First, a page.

Study Finds Gastric Bypass Leads to Diabetes Remission in More than 50% of Patients


Analysis of 7-year follow-up data from an observational study of severely obese patients details the effects of gastric bypass and gastric banding on long-term diabetes remission.

Jonathan Purnell, MD

Jonathan Purnell, MD

A study of more than 2250 patients from 10 hospitals is highlighting the benefits of weight loss surgery, particularly gastric bypass, on remission of type 2 diabetes in severely obese patients.

Results of the study, which examined the effects of Roux-en-Y gastric bypass (RYGB) and laparoscopic gastric banding (LAGB), suggest more than half the patients undergoing RYGB achieved long-term remission and also offer insight into characteristics and predictors of diabetes remission in patients undergoing either procedure.

"If a patient with type 2 diabetes is considering weight loss surgery, choosing gastric bypass soon after diagnosis can increase their chance of remission or achieving a blood sugar level that does not need treatment," said lead investigator Jonathan Purnell, MD, of the Oregon Health & Science University, in a statement. "Our large study confirms the importance of weight loss on inducing diabetes remission, but also finds gastric bypass has benefits independent of weight. If we can understand what these benefits are, it could lead to new diabetes treatments."

After previously publishing data comparing 3-year diabetes remission rates following LAGB or RYGB, Purnell and a team of colleagues sought to evaluate long-term remission and predictors of diabetes remission in a cohort of severely obese patients. Their previous study, the Longitudinal Assessment of Bariatric Surgery-2 (LABS-2) study, enrolled 2467 adult participants from 2006-2009 at 10 centers across the US. From this study, investigators identified a total of 2256 patients with at least one year of follow-up.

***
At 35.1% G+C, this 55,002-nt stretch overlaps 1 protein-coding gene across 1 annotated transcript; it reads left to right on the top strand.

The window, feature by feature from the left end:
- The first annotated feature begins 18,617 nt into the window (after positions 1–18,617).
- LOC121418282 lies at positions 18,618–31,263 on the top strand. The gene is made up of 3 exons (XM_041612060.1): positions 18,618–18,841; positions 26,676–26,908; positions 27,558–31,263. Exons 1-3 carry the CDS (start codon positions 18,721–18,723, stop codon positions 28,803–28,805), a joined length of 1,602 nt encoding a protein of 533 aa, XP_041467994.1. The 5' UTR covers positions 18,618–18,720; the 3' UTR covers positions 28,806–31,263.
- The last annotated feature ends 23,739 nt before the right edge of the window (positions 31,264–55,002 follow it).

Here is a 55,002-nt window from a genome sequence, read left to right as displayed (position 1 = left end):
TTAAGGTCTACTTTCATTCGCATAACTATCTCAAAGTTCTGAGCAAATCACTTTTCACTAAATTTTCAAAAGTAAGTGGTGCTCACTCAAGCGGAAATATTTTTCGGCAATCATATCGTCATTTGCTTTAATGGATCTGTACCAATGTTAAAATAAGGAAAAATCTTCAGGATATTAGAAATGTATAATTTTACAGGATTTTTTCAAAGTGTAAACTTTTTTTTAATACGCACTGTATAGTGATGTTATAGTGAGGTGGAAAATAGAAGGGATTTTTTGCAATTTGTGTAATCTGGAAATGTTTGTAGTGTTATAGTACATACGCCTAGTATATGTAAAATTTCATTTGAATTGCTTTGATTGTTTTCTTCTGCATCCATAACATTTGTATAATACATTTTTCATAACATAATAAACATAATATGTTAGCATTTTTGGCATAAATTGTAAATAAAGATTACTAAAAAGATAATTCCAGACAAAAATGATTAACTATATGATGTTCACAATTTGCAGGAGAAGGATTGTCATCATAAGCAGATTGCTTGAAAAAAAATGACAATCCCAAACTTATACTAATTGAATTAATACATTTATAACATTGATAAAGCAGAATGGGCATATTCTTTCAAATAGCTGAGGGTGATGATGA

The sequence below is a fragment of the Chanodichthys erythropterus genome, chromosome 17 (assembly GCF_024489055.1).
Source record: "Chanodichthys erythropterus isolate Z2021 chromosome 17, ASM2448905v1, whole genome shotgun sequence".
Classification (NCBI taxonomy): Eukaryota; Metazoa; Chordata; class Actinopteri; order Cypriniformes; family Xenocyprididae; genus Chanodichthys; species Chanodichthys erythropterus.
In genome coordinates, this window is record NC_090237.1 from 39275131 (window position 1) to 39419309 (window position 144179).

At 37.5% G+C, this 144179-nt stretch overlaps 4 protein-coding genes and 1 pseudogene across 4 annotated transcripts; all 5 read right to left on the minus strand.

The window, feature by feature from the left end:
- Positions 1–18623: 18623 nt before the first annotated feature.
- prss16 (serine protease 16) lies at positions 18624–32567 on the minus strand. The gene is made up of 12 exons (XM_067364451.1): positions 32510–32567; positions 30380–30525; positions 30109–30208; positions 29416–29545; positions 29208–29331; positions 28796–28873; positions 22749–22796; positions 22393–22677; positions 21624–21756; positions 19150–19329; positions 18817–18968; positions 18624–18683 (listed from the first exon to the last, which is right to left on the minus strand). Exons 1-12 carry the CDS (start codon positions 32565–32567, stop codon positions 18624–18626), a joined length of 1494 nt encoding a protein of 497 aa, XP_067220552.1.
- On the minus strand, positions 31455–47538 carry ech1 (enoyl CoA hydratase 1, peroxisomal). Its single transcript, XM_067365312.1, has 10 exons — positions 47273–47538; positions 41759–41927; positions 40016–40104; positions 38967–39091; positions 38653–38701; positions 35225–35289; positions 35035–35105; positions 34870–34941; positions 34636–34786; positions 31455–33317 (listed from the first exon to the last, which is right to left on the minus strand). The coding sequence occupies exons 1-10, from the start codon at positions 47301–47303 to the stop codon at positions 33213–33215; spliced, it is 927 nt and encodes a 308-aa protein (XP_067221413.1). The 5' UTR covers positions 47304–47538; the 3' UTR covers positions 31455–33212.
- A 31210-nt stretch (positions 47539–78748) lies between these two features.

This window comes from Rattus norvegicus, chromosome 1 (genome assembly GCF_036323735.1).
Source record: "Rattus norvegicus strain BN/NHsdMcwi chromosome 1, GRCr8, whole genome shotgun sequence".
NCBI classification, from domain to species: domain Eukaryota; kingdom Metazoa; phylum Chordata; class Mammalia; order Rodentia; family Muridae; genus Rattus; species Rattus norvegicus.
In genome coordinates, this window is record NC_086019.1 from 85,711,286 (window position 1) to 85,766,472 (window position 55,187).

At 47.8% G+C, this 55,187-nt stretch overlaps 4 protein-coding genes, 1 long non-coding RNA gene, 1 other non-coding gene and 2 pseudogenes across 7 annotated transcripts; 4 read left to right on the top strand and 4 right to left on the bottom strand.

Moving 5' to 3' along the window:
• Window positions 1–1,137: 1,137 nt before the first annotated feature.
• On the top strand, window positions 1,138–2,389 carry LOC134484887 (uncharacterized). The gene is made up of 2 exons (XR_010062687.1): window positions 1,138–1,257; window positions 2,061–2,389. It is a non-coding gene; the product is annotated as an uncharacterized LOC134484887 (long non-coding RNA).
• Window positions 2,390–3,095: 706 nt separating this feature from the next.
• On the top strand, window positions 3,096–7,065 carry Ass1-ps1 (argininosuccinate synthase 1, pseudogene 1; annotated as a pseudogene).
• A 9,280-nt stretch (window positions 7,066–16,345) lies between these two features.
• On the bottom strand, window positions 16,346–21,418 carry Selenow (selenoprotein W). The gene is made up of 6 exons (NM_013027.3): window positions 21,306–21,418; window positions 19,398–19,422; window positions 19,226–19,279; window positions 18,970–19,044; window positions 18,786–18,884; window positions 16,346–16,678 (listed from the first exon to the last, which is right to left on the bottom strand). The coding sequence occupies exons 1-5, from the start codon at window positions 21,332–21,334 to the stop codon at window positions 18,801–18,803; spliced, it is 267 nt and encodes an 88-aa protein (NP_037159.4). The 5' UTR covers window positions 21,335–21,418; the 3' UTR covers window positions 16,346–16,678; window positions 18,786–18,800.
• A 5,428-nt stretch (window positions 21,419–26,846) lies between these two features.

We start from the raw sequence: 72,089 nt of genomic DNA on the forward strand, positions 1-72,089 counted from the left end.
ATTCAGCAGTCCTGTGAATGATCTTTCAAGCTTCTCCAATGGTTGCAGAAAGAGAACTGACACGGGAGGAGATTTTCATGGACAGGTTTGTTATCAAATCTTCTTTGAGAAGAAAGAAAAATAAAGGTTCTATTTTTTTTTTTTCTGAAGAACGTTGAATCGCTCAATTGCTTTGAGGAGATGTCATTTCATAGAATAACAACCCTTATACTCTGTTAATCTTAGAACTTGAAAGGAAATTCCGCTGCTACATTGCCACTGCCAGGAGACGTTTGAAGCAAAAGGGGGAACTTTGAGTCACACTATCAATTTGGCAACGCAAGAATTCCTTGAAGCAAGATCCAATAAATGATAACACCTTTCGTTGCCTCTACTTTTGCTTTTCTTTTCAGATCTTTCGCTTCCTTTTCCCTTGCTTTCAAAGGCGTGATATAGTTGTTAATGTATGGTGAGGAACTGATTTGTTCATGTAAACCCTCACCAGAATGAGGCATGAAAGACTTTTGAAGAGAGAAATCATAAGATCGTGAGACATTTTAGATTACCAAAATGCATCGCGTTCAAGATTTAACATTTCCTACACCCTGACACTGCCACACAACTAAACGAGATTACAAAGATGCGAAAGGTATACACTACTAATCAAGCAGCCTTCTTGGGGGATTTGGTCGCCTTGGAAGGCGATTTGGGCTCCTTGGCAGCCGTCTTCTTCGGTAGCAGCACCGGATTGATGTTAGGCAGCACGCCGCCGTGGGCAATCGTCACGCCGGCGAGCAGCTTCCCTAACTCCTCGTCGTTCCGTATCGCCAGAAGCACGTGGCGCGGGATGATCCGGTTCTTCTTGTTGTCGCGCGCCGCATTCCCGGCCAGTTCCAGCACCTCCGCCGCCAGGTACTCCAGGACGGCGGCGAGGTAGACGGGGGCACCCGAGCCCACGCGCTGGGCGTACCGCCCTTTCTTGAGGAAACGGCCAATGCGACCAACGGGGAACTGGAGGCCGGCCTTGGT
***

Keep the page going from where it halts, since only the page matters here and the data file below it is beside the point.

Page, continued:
Of the 2256 included in the current study, 827 (37%) had diabetes and 50% of had information related to duration of diabetes available. Of those with diabetes, 43% reported taking one non-insulin medication, 32% reported taking 2 or more non-insulin medications, and 36% reported taking insulin. For the purpose of analysis, investigators defined being nondiabetic at follow-up as not taking diabetes medications, not self-reporting a diagnosis of diabetes, and must have an HbA1c of 5.7% or less or a fasting glucose of 5.6 mmol/L or less if HbA1c was not available.

Upon analysis, investigators found diabetes remission occurred in 57% (46% complete, 11% partial) after RYGB and in 22.5% (16.9% complete, 5.6% partial) after LAGB at 7 years. Compared to diabetics who did not achieve complete or partial remission during the first year of follow-up, results indicated those who did were more likely to be younger, have shorter diabetes duration, lower HbA1c levels, and were less likely to need more than one non-insulin diabetes medication or use insulin.

During the follow-up period, diabetes remission peak between 2-3 years after both procedures before declining during the 7-year follow-up period. The peak decline among those undergoing RYGB was 62% remission (51% complete, 11% partial) and this decline to 57% (46% complete, 11% partial) at year 7. Among those undergoing LAGB, diabetes remission peaked at 29.1% (22.6% complete, 6.5% partial) before declining to 22.5% (16.9% complete, 5.6% partial) at year 7. Results indicated post-operative diabetes remission for both RYGB and LAGB groups was more likely in patients who were younger, had shorter diabetes duration, and had better baseline HbA1c levels that required fewer diabetes medications or need for insulin at baseline.

Further analysis suggested reduced HOMA-IR could serve as a predictor of remission among patients undergoing LAGB while increased HOMA-B helped to predict remission in patients undergoing RYGB. In analyses adjusted for weight loss, results indicated the probability of diabetes remission was greater among those undergoing RYGB than LAGB at all follow-up time points, increasing from an adjusted relative risk of 1.86 the first post-operative year to 3.96 at 7 years.

This study, “Diabetes Remission Status During Seven-year Follow-up of the Longitudinal Assessment of Bariatric Surgery Study,” was published in The Journal of Clinical Endocrinology & Metabolism.

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